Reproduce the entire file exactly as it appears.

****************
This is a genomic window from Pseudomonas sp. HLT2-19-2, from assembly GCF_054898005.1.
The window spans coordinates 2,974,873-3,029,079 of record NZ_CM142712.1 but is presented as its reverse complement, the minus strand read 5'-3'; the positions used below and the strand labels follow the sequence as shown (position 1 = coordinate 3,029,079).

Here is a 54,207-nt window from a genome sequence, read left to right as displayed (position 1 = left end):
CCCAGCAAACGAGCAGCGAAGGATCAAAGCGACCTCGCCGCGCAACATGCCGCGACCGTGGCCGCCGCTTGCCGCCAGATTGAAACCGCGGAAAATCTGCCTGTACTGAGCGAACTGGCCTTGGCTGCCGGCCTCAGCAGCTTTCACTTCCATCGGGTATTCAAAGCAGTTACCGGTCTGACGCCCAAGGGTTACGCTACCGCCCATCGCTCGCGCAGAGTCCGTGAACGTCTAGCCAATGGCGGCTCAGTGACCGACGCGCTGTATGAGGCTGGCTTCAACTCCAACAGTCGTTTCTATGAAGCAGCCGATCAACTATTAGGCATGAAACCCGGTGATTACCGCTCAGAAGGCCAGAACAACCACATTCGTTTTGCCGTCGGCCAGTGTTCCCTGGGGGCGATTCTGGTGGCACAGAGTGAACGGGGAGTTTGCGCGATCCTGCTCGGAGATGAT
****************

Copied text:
This is a genomic window from Pseudomonas sp. HLT2-19-2, from assembly GCF_054898005.1.
The window spans coordinates 2,974,873-3,029,079 of record NZ_CM142712.1 but is presented as its reverse complement, the minus strand read 5'-3'; the positions used below and the strand labels follow the sequence as shown (position 1 = coordinate 3,029,079).

Here is a 54,207-nt window from a genome sequence, read left to right as displayed (position 1 = left end):
CCCAGCAAACGAGCAGCGAAGGATCAAAGCGACCTCGCCGCGCAACATGCCGCGACCGTGGCCGCCGCTTGCCGCCAGATTGAAACCGCGGAAAATCTGCCTGTACTGAGCGAACTGGCCTTGGCTGCCGGCCTCAGCAGCTTTCACTTCCATCGGGTATTCAAAGCAGTTACCGGTCTGACGCCCAAGGGTTACGCTACCGCCCATCGCTCGCGCAGAGTCCGTGAACGTCTAGCCAATGGCGGCTCAGTGACCGACGCGCTGTATGAGGCTGGCTTCAACTCCAACAGTCGTTTCTATGAAGCAGCCGATCAACTATTAGGCATGAAACCCGGTGATTACCGCTCAGAAGGCCAGAACAACCACATTCGTTTTGCCGTCGGCCAGTGTTCCCTGGGGGCGATTCTGGTGGCACAGAGTGAACGGGGAGTTTGCGCGATCCTGCTCGGAGATGAT